|Filed June 18, 1999|
In the Interest of M.S. Leonardo Arevalo, M.D.
M.S., Respondent and Appellant
Leonardo Arevalo, M.D., Petitioner and Appellee
Appeal from the District Court of Stutsman County, Southeast Judicial District, the Honorable Gordon O. Hoberg, Judge.
Opinion of the Court by Neumann, Justice.
Thomas E. Merrick, P.O. Box 1900, Jamestown, N.D. 58402-1900, for respondent and appellant.
Charles J. Gilje of Gilje & Dalsted, P.O. Box 1727, Jamestown, N.D. 58402-1727, for petitioner and appellee.
In Interest of M.S.
[¶1] M.S. appeals from the continuing treatment order issued by the district court. We affirm.
[¶2] On January 28, 1999, the district court entered a treatment order committing M.S. to the State Hospital for ninety days. On April 14, 1999, notice was given on a continuing treatment hearing based on a filed petition seeking continued treatment.
[¶3] On May 5, 1999, the district court issued its findings of fact and conclusions of law. The district court concluded M.S. "suffers from mental illness which substantially impairs his capacity to use self-control, judgment and discretion, and that there is a substantial likelihood of harm to himself and others as demonstrated by past acts, threats and current conditions." The district court further concluded alternative treatment was appropriate and ordered the State Hospital to assist in placing M.S. in a structured home for ten months. The court instructed that, after ten months, M.S. should be brought back before the court to determine if M.S. could be released to an independent living situation. M.S. appeals, arguing he should be released directly to independent living.
[¶4] During oral argument on appeal, M.S. conceded he was mentally ill, chemically dependent, and in need of treatment. His sole argument on appeal is that he was denied the least restrictive means of treatment available.
[¶5] When reviewing an order for continued treatment we are particularly sensitive to the liberty interest at stake. In the Interest of R.M., 555 N.W.2d 798, 799 (N.D. 1996).
To balance the competing interests of protecting a mentally ill person and of preserving that person's liberty, our standards of decision require trial courts to use a clear and convincing standard of proof while we use a more probing 'clearly erroneous' standard of review. As we explained in In Interest of R.N., 513 N.W.2d 370, 371 (N.D. 1994), 'we will affirm an order for involuntary treatment unless it is induced by an erroneous view of the law or if we are firmly convinced it is not supported by clear and convincing evidence.'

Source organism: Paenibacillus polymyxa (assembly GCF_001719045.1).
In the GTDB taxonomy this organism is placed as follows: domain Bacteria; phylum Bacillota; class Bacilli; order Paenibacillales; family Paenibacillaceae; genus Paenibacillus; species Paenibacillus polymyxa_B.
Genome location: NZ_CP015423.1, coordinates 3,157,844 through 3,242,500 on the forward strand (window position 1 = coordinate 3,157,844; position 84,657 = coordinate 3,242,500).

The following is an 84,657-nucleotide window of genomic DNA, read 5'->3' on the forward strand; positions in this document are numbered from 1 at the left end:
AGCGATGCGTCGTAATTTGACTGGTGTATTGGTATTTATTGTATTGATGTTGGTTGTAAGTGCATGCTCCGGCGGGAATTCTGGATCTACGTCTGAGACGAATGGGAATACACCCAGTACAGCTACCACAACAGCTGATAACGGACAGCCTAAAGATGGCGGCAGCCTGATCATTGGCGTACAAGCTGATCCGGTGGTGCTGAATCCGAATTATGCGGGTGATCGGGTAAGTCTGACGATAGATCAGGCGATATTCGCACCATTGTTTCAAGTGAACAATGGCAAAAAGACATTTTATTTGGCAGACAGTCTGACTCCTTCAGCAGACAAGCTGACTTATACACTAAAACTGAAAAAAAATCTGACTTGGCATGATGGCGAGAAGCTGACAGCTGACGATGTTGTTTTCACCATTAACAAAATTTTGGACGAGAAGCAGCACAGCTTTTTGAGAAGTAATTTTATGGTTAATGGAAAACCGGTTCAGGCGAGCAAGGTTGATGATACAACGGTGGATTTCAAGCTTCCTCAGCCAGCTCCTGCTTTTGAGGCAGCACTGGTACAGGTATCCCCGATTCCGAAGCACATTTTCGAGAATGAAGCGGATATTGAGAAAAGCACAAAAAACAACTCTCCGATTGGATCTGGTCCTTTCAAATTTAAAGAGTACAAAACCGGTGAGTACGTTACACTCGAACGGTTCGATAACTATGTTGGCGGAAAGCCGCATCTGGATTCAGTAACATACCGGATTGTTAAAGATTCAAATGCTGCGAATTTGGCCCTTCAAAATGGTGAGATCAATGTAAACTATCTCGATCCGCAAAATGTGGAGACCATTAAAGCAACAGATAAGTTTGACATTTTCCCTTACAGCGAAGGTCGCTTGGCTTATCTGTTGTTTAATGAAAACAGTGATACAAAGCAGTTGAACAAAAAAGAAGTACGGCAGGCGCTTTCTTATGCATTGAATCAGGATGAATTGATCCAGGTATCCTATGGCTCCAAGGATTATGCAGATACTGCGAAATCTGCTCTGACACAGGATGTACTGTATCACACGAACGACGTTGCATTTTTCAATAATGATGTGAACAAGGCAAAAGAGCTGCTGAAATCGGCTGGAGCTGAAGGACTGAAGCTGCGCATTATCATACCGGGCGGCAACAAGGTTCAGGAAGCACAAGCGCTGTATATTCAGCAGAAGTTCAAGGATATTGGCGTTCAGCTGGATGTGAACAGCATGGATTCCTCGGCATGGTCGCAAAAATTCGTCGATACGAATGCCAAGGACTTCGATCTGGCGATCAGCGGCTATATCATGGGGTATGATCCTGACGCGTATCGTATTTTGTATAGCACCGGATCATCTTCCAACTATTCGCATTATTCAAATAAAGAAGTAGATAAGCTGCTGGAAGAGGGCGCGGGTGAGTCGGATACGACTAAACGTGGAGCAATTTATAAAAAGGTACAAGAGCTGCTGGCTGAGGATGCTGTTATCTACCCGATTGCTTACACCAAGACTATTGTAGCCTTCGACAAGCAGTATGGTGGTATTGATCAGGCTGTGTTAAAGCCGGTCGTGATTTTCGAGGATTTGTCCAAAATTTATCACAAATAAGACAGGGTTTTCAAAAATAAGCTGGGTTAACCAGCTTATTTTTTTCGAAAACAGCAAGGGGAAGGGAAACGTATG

Id. (citations omitted) (quoting In the Interest of J.S., 530 N.W.2d 331, 333 (N.D. 1995)).
[¶6] In this case, the State and M.S. both presented expert testimony and evidence. Dr. Robert Gulkin, a clinical psychologist, testified on behalf of M.S. Dr. Gulkin testified M.S. could be considered for discharge to the community if comprehensive programming is available, which would involve medication monitoring, involvement in general personal counseling and alcohol and drug treatment. However, Dr. Gulkin's written report also stated it was his impression it would be most appropriate for M.S. to remain at the State Hospital until such time as appropriate aftercare plans are in place.
[¶7] Dr. Leonardo Arevalo testified on behalf of the State. He indicated he was not comfortable with Dr. Gulkin's recommendation for independent living. Dr. Arevalo felt because of M.S's problems with medication compliance and substance abuse it would be necessary to provide alternative treatment in a facility with twenty four hour care.
[¶8] The district court is in the best position to weigh the testimony of the doctors and others who testified. In the Interest of M.H., 475 N.W.2d 552, 556 (N.D. 1991). When we review a cold record, we must give deference to the district court's interpretations of the testimony given. Id. The district court is the ultimate arbiter of the credibility of the witnesses and the weight to be given their respective testimony. Id. at 557 (quoting Weiss v. Anderson, 341 N.W.2d 367, 371 (N.D. 1983)). When one or more reasonable inferences can be drawn from credible evidence, the reviewing court must accept the inference drawn by the district court. Id. (quoting Weiss v. Anderson, 341 N.W.2d 367, 371 (N.D. 1983))
[¶9] Here, the district court saw and heard both experts testify. The court was in a much better position to weigh the evidence than are we as an appellate court. The district court found Dr. Arevalo's testimony to be more credible than Dr. Gulkin's. Based on the record before us, we cannot say this was clearly erroneous. This is especially true when the order issued by the district court is actually very close to what M.S.'s own expert offered as appropriate treatment.
[¶10] We do not discount M.S.'s right "[t]o the least restrictive conditions necessary to achieve the purposes of treatment." N.D.C.C. § 25-03.1-40(2). This is not the traditional mental health case in which the respondent is advocating alternate treatment and the State is advocating hospitalization. Here, both sides were advocating alternate treatment, and the district court in fact ordered alternate treatment. M.S.'s right to the least restrictive conditions necessary has not been violated.
[¶11] We affirm the district court's order continuing treatment for M.S.
| William A. Neumann|
Carol Ronning Kapsner
Dale V. Sandstrom
Mary Muehlen Maring
Gerald W. VandeWalle, C.J.